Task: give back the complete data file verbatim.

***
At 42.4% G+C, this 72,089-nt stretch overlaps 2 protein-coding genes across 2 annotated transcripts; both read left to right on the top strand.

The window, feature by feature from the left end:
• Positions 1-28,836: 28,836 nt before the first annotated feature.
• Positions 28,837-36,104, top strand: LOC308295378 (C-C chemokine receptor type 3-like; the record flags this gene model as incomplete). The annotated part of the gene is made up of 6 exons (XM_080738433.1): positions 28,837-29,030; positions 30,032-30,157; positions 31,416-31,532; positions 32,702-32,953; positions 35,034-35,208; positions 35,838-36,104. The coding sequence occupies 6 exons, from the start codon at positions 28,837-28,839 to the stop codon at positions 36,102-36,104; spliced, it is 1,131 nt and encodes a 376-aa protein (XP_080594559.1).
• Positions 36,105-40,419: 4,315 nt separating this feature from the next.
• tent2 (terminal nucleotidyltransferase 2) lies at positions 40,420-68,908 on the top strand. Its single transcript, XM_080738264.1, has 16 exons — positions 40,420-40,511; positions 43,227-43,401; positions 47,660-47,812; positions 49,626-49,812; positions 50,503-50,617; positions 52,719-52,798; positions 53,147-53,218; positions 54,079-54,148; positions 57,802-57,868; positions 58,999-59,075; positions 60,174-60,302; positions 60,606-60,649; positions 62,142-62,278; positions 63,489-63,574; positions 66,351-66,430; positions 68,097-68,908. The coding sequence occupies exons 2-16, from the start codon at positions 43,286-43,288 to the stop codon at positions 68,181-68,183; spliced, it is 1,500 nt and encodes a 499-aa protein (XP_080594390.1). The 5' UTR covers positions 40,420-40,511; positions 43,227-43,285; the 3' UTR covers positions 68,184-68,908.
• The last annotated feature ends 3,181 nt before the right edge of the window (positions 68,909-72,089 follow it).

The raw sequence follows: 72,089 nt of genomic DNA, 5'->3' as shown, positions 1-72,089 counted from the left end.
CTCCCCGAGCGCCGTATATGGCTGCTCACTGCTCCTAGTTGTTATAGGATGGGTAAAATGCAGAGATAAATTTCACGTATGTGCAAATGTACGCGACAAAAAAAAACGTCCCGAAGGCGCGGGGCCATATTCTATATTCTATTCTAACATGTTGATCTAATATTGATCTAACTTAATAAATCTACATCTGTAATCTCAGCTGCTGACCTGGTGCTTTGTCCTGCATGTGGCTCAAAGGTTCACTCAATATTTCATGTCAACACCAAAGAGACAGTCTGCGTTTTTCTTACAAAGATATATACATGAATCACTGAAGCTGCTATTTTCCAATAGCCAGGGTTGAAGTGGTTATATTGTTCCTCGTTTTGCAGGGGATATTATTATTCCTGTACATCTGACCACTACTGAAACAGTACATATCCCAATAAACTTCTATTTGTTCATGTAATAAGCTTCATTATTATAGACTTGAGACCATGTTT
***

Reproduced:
At 42.4% G+C, this 72,089-nt stretch overlaps 2 protein-coding genes across 2 annotated transcripts; both read left to right on the top strand.

The window, feature by feature from the left end:
• Positions 1-28,836: 28,836 nt before the first annotated feature.
• Positions 28,837-36,104, top strand: LOC308295378 (C-C chemokine receptor type 3-like; the record flags this gene model as incomplete). The annotated part of the gene is made up of 6 exons (XM_080738433.1): positions 28,837-29,030; positions 30,032-30,157; positions 31,416-31,532; positions 32,702-32,953; positions 35,034-35,208; positions 35,838-36,104. The coding sequence occupies 6 exons, from the start codon at positions 28,837-28,839 to the stop codon at positions 36,102-36,104; spliced, it is 1,131 nt and encodes a 376-aa protein (XP_080594559.1).
• Positions 36,105-40,419: 4,315 nt separating this feature from the next.
• tent2 (terminal nucleotidyltransferase 2) lies at positions 40,420-68,908 on the top strand. Its single transcript, XM_080738264.1, has 16 exons — positions 40,420-40,511; positions 43,227-43,401; positions 47,660-47,812; positions 49,626-49,812; positions 50,503-50,617; positions 52,719-52,798; positions 53,147-53,218; positions 54,079-54,148; positions 57,802-57,868; positions 58,999-59,075; positions 60,174-60,302; positions 60,606-60,649; positions 62,142-62,278; positions 63,489-63,574; positions 66,351-66,430; positions 68,097-68,908. The coding sequence occupies exons 2-16, from the start codon at positions 43,286-43,288 to the stop codon at positions 68,181-68,183; spliced, it is 1,500 nt and encodes a 499-aa protein (XP_080594390.1). The 5' UTR covers positions 40,420-40,511; positions 43,227-43,285; the 3' UTR covers positions 68,184-68,908.
• The last annotated feature ends 3,181 nt before the right edge of the window (positions 68,909-72,089 follow it).

The raw sequence follows: 72,089 nt of genomic DNA, 5'->3' as shown, positions 1-72,089 counted from the left end.
CTCCCCGAGCGCCGTATATGGCTGCTCACTGCTCCTAGTTGTTATAGGATGGGTAAAATGCAGAGATAAATTTCACGTATGTGCAAATGTACGCGACAAAAAAAAACGTCCCGAAGGCGCGGGGCCATATTCTATATTCTATTCTAACATGTTGATCTAATATTGATCTAACTTAATAAATCTACATCTGTAATCTCAGCTGCTGACCTGGTGCTTTGTCCTGCATGTGGCTCAAAGGTTCACTCAATATTTCATGTCAACACCAAAGAGACAGTCTGCGTTTTTCTTACAAAGATATATACATGAATCACTGAAGCTGCTATTTTCCAATAGCCAGGGTTGAAGTGGTTATATTGTTCCTCGTTTTGCAGGGGATATTATTATTCCTGTACATCTGACCACTACTGAAACAGTACATATCCCAATAAACTTCTATTTGTTCATGTAATAAGCTTCATTATTATAGACTTGAGACCATGTTT